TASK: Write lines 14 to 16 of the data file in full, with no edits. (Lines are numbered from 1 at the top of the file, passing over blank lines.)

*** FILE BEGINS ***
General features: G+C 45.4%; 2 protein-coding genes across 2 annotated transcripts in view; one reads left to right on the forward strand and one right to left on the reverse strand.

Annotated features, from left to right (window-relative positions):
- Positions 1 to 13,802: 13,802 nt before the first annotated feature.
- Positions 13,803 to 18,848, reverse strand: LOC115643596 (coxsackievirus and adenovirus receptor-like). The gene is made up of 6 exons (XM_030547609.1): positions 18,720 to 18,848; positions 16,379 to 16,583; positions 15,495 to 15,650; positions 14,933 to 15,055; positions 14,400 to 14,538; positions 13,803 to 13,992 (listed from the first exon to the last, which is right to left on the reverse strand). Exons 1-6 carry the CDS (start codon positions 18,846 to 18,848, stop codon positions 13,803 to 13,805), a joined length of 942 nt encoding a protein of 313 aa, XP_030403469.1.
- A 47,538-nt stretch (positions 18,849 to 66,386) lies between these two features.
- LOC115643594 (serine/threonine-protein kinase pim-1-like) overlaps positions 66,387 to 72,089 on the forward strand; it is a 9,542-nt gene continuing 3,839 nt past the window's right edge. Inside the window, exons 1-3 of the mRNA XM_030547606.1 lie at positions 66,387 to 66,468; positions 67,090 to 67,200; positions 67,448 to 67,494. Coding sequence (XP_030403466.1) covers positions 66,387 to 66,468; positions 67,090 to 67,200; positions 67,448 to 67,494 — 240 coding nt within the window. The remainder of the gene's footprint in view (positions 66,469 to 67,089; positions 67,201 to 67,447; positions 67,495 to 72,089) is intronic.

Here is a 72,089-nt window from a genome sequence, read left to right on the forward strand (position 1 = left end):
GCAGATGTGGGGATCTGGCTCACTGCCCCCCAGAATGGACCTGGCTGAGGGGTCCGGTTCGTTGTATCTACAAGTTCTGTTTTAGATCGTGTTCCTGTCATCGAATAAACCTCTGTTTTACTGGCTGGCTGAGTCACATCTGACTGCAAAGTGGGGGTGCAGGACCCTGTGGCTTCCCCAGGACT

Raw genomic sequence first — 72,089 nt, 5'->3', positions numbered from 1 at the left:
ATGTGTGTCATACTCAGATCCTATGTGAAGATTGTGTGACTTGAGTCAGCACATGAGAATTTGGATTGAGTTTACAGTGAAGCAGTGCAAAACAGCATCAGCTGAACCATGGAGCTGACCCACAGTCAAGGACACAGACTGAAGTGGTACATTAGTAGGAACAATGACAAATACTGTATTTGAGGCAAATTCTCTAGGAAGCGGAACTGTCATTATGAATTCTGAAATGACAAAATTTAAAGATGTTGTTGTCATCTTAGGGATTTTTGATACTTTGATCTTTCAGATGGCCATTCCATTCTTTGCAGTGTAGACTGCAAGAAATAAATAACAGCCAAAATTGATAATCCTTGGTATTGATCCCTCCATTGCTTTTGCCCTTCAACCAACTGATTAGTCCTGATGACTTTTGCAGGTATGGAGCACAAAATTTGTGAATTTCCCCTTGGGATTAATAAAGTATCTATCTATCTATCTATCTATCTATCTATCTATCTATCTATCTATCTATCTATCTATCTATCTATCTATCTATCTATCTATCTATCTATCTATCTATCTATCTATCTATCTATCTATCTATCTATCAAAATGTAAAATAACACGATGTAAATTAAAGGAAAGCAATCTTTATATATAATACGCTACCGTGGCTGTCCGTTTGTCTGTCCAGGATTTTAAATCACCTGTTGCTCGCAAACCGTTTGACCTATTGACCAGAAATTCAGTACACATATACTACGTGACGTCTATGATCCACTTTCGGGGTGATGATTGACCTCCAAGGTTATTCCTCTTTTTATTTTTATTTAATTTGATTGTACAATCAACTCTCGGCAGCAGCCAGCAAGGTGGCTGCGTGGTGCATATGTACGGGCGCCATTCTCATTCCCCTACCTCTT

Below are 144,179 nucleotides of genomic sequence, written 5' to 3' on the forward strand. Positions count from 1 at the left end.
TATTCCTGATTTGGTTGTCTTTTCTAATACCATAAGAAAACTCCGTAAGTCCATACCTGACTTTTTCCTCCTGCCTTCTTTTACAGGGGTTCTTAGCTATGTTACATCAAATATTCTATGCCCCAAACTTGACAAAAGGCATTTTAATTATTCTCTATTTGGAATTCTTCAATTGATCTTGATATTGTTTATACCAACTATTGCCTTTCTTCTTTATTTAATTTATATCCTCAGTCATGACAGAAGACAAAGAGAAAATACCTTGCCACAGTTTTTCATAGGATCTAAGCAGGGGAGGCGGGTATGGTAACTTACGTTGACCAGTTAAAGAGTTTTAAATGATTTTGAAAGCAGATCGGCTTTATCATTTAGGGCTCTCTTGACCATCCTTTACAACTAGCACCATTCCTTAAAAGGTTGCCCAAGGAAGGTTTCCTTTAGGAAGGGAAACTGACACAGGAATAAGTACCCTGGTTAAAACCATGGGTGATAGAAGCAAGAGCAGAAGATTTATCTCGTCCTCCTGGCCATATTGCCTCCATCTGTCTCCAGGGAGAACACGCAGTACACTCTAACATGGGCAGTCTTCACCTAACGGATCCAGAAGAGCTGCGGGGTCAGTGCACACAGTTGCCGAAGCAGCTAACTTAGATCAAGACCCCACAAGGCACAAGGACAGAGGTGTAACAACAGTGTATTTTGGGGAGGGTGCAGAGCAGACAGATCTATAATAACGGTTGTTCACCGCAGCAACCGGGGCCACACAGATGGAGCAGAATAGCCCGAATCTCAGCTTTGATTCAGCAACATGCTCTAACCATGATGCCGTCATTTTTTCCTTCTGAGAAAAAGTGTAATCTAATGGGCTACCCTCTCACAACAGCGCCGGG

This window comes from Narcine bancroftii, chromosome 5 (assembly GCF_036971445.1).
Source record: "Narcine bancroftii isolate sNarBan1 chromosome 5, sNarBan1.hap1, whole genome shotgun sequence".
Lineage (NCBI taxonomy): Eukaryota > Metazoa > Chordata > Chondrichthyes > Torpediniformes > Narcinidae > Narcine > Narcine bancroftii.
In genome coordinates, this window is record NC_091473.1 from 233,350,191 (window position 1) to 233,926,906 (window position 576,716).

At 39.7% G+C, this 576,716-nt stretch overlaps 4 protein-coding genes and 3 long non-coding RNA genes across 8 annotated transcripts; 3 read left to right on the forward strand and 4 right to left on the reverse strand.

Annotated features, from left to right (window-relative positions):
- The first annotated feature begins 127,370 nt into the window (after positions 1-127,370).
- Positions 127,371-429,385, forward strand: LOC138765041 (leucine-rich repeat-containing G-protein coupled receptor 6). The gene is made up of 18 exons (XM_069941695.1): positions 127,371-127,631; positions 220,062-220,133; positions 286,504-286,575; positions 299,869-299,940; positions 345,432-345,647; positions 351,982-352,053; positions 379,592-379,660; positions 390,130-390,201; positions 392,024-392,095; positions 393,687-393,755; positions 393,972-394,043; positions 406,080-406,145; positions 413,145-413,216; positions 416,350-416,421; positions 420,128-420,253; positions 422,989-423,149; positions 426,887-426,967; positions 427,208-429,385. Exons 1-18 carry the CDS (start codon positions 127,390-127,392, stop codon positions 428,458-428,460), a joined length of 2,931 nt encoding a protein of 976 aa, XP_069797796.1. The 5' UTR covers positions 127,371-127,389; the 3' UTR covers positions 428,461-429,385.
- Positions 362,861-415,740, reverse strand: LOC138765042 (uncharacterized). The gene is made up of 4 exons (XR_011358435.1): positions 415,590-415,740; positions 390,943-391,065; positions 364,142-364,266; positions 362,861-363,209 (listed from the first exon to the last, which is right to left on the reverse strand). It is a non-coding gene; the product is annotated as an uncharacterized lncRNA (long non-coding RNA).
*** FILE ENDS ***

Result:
Source record: "Narcine bancroftii isolate sNarBan1 chromosome 5, sNarBan1.hap1, whole genome shotgun sequence".
Lineage (NCBI taxonomy): Eukaryota > Metazoa > Chordata > Chondrichthyes > Torpediniformes > Narcinidae > Narcine > Narcine bancroftii.
In genome coordinates, this window is record NC_091473.1 from 233,350,191 (window position 1) to 233,926,906 (window position 576,716).